This complex-building was built by Melikü’l Adil Şehabeddin Gazi between 1351-1354. It consists of a courtyard surrounded by porticoes and student rooms on three sides, classrooms, teachers' rooms and praying sections (Masjids) in the south. A small-scale closed courtyard was added to the west of the mosque opening a passage to the adjacent derelict Artuqid madrasa. One of the large rooms located on either side of the eyvan to the south of the courtyard contains the tombs of Şehabeddin Gazi and his three sons who died in the plague; and the tomb of Sultan Süleyman (Sultan Süleyman Türbesi). Sultan Suleiman renovated the eastern façade of the madrasa between 1406 and 1416, and added a minaret, crown gate and a fountain made of cut stone, which give the madrasa a monumental appearance.
According to the inscriptions on the minaret's pedestal, it was built in 1407 by Ayyubid Sultan Süleyman. At the eastern end of the complex there is a mosque, a madrasa, imarets (public soup-kitchen) and tombs, including the one, which is thought to be the tomb of Sultan Suleiman, who died in 1432. Albert Gabriel described the structure as a mosque and dervish lodge.
As there is no inscription, it is not known when and by whom it was built. Most probably it is a work from the 12th century Great Seljuk Empire. Besides its architecture, the plaster decorations at its altar and at the entrance door to the altar are rare examples that survived until our days.
It is not known when and by whom the Kızlar (Eyyubi) Mosque (Kızlar Cami) was built. There are domed structures in the four corners of the central courtyard. It is one of the rare mausoleum complexes in Anatolia.
According to the inscription at the gate to the courtyard, it was built by Ebu’l Mefâhir Süleyman, a king of Hasankeyf, in 1409. A part of the southern worship area was destroyed due to a landslide. Thus, new areas were added to the northern wall of the Harim and turned into a mosque. This section and the façade of the courtyard entrance, the crown gate and the minaret have reached our days.
The mosques seen in Artuqid architecture have rich stonework with a porticoed inner courtyard. Its minaret has a double helix façade. The workmanship on the crown door and harim wall is similar to both, Anatolian and northern Syrian construction traditions.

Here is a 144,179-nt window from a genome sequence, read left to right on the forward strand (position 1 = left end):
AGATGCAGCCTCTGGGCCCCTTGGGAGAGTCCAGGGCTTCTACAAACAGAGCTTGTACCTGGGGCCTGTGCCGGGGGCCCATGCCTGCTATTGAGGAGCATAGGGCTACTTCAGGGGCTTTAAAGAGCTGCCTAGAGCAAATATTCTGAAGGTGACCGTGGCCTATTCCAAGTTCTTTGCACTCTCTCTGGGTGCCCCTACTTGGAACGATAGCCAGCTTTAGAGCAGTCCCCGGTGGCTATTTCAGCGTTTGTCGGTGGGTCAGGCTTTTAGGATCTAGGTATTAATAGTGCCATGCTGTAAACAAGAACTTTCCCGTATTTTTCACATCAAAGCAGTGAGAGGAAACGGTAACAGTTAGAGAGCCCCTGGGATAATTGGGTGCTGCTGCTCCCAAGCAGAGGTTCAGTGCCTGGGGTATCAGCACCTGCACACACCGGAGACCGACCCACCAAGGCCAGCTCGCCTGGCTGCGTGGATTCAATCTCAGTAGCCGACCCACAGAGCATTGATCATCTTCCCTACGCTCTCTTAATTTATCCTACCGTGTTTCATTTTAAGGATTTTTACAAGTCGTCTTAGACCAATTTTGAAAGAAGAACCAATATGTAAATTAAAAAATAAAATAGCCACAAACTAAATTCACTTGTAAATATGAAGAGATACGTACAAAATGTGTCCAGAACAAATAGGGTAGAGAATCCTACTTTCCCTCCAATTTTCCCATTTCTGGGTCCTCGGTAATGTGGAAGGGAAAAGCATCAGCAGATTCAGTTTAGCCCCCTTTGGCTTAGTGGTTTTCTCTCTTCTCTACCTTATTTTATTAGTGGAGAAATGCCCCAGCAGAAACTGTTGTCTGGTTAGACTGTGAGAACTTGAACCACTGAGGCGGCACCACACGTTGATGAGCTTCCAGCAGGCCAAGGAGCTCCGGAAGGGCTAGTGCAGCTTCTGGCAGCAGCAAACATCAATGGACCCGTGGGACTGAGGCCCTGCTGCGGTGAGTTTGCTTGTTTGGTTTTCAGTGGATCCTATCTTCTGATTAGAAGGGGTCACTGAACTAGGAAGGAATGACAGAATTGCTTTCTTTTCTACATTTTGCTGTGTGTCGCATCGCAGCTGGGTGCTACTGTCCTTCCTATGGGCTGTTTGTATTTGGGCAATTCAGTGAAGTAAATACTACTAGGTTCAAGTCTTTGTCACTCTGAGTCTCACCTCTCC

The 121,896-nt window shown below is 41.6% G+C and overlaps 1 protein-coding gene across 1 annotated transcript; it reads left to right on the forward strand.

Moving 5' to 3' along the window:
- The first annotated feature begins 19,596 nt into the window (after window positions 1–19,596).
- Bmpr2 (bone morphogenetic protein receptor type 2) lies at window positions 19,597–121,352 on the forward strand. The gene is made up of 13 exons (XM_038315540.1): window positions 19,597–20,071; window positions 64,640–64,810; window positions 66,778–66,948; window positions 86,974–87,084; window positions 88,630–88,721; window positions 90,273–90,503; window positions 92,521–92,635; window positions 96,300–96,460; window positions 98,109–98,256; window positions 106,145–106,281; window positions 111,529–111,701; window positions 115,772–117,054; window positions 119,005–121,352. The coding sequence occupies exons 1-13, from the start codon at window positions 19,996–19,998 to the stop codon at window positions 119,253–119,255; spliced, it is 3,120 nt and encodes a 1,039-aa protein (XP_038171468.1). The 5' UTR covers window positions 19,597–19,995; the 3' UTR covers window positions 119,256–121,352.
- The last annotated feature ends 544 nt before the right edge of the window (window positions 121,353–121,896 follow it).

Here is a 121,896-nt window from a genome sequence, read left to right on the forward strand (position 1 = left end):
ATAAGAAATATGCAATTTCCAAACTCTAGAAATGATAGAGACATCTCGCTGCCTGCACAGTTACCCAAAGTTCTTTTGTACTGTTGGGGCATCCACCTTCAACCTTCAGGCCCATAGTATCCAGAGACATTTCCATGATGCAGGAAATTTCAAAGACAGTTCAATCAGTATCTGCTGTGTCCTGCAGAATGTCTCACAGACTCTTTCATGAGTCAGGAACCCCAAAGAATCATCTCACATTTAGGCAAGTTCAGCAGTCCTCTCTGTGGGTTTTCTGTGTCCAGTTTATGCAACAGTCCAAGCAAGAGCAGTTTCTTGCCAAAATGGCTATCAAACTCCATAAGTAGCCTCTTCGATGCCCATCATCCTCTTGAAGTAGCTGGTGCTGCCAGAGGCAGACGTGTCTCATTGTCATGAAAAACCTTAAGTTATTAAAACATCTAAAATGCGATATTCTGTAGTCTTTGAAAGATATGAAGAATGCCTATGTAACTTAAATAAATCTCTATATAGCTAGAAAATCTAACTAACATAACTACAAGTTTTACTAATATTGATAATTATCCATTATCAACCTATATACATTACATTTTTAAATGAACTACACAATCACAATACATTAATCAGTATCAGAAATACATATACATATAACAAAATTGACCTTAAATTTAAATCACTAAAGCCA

A building complex with a mosque in its center was unearthed during excavations at the eastern hill side of the lower town, which contains cave houses towards the north. The complex was named “Yamaç Complex (Yamaç Külliyesi)” Most of the complex consists of a mosque, a madrasa, a zawia and a public bath for single men (bekar hamamı). Some of the ruins of the complex have been preserved under the dam lake, while the harim and the hamam sections were restored and preserved at their original place.
The castle was built on a hill in the Bölükkonak (Hergemo) Village, 6 km northwest of the Kozluk district, along the ancient route to Sason. It was built by the Byzantines in the 4th century, in order to control the castles in the east and to prevent foreign forces from entering the Erzen region.
From the beginning till the end of the 4th century, the Persians and Byzantines fought for dominance over the Erzen region. During this period, the Byzantines established numerous defensive strongholds within the Sason, Kozluk and Bitlis triangle in order to eliminate counterattacks. The Rabat Castle in the Yanıkkaya (Rabat) village, 18 km north of Kozluk district, is one of them.
With an exterior designed in the form of a book, the four-level Batman Library features a usage area of approximately 8,300 square meters. Standing out as the region’s largest library, the Batman facility has a capacity to accommodate 1,200 library users. The Library offers a multilingual, up-to-date and wide-ranging collection that appeals to all types of readers of every age, making it a favourite destination for students, local residents and visitors.
The Batman Library hosts language workshops for the study of foreign languages, and science workshops for discovering and supporting talented students who can contribute to the development of the country. In addition, there are table tennis facilities, a sandbox and a dart board, as well as a garden with an area for growing fruits and vegetables.
The Library also includes reading and research halls, and specific areas for visually and hearing-impaired and children. The child-friendly library has significantly contributed to recognition of Türkiye abroad: the Batman Library was deemed one of the thirty-two libraries worldwide “deserving of recognition” in a survey conducted by the International Federation of Library Associations and Institutions (IFLA).
Batman Library serves from 08.00 to 22.00 every day of the week and welcomes up to 300,000 book lovers each year.